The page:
Carbon dioxide gas bubbles and methane gas bubbles produced as a result of anaerobic degradation, pass through the water body in the anaerobic reactor and part of carbon dioxide is dissolved in wastewater while 100% of methane gas bubbles reaches the gas phase. For this reason, carbon dioxide content of the biogas is between 25% and 50% and the partial pressure of carbon dioxide is less than 0.5 atm, preferably ranging 0.2 to 0.5 atm. The effluent of the anaerobic reactor is thus saturated with carbon dioxide under the partial pressure of 0.2 to 0.5 atm and usually has a pH of 6.4 to 7.8.

2. Step (b): Struvite Formation Step

The treated wastewater of step (a) is introduced into a carbon dioxide stripping apparatus to degas carbon dioxide. In the apparatus, the wastewater is free fallen at least 2 times so that it is completely dispersed due to the potential energy generated by the free fall. The purpose of this step is to degas the carbon dioxide from the treated water of step (a) to the maximum by exposing the treated water of step (a) that is saturated with carbon dioxide under carbon dioxide partial pressure of 0.2 to 0.5 atm to ambient condition with carbon dioxide partial pressure of less than 0.001 atm so that carbon dioxide stripping takes place.

When the carbon dioxide is stripped from the treated water of step (a), the pH naturally increases up to 8.4 to 9.6 without addition of alkaline substance. This allows efficient struvite formation without adding any alkaline substances. Further, the stripping of ammonia happens as well.

The fact that there is no need to add alkaline substances for increasing the pH indicates how the present invention significantly differs from the existing MAP (struvite) producing methods. One of the most notable characteristics of the present invention is that it cost-efficiently and simultaneously removes phosphorus and nitrogen through MAP production while additionally ridding of extra nitrogen by ammonia stripping. In other words, this invention most economically removes phosphorus and nitrogen compared to any other existing MAP-producing methods.

Additionally, bicarbonate ion is converted to carbonate ion within the increased pH range and as a result, insoluble carbonate salts such as CaCO3, MgCO3, CuCO3, and etc. are formed. The partial crystallization of organic nitrogen and ammonium nitrogen may occur during this process.

Another advantage of the present invention compared to existing struvite crystallization methods is that while existing methods need to remove 100% of the produced struvite in floating form, the present invention removes only 30 to 60% of the produced struvite in floating form, resulting in downsizing the struvite retrieving facility and in saving operating costs. This is done by using the tendency of the struvite and its analogs to easily adhere to some type of surfaces of filter medium. The struvite adheres to filter medium that are appropriately set up on the existing stages for the complete dispersion of water. The occasional retrieval of the filter medium and the removal of small pebble-like struvite from filter medium reduce the amount of suspended struvite that has to be removed latter on.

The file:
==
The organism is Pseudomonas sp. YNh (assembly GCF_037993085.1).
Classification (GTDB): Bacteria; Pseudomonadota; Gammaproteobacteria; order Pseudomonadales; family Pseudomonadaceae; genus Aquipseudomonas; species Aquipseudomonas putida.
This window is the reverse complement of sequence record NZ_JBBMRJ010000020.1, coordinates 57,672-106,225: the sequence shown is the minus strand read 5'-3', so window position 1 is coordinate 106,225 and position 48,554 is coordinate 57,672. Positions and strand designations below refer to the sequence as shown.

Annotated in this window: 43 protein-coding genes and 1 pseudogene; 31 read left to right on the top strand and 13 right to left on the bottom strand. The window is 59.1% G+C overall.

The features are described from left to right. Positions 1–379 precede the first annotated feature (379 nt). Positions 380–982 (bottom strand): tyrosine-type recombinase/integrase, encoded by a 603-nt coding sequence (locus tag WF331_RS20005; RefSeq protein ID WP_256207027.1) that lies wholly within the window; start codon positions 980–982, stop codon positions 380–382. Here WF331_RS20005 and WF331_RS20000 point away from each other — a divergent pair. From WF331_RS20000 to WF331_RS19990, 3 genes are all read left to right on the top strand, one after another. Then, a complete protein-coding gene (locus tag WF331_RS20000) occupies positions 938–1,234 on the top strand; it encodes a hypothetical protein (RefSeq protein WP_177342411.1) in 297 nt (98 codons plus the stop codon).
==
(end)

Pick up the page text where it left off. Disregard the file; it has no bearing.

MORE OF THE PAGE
There may be various carbon dioxide stripping arrangements to naturally increase the pH by stripping the dissolved carbon dioxide from the anaerobically treated water of step (a) during free fall. For example, the treated water of step (a) may can be degassed by putting it through slightly modified facilities designed to make liquid and gas come into contact (such as a scrubber, distillation tower etc. as shown in FIG. 2) or streamed over a stair-like aeration device.

The filter medium used on the carbon dioxide stripping arrangement can be categorized as a simple adhesive filter medium or calcium and/or magnesium ion supplying filter medium. For simple filter medium, there are natural filter medium (sand, pebbles, charcoal etc.) and artificial filter medium (ceramics, PE, PVC etc.). As for calcium and/or magnesium ion supplying filter medium, there are magnesite (which supplies magnesium ion for struvite formation), calcite etc. More than one kind of filter medium can be used in combination as well.

The mole ratio of magnesium, ammonium nitrogen and phosphate required for the production of struvite is Mg:NH4:PO4=1:1:1. However, the actual required mole ratio is reported to be different from 1:1:1 and 3:1:1.5 is one of the reported values. This is because calcium carbonate and other salts are produced along with struvite. In accordance with this, the necessary type and amount of chemicals (magnesium containing compounds, phosphate containing compounds, and/or ammonium nitrogen) should be determined by considering the type of wastewater in order to minimize side reactions, and the chemicals may be properly supplied in upper/middle/lower compartments of step (b).

Furthermore, calcium containing compounds may be additionally supplied for the formation of struvite analogs depending on the wastewater.

3. Step (c): Struvite Separation Step

This step is to separate and retrieve the suspended solids, such as struvite, struvite analogs, calcium compounds, phosphorous compounds and the like formed by step (b), while allowing the outflow of the processed water without much suspended solids.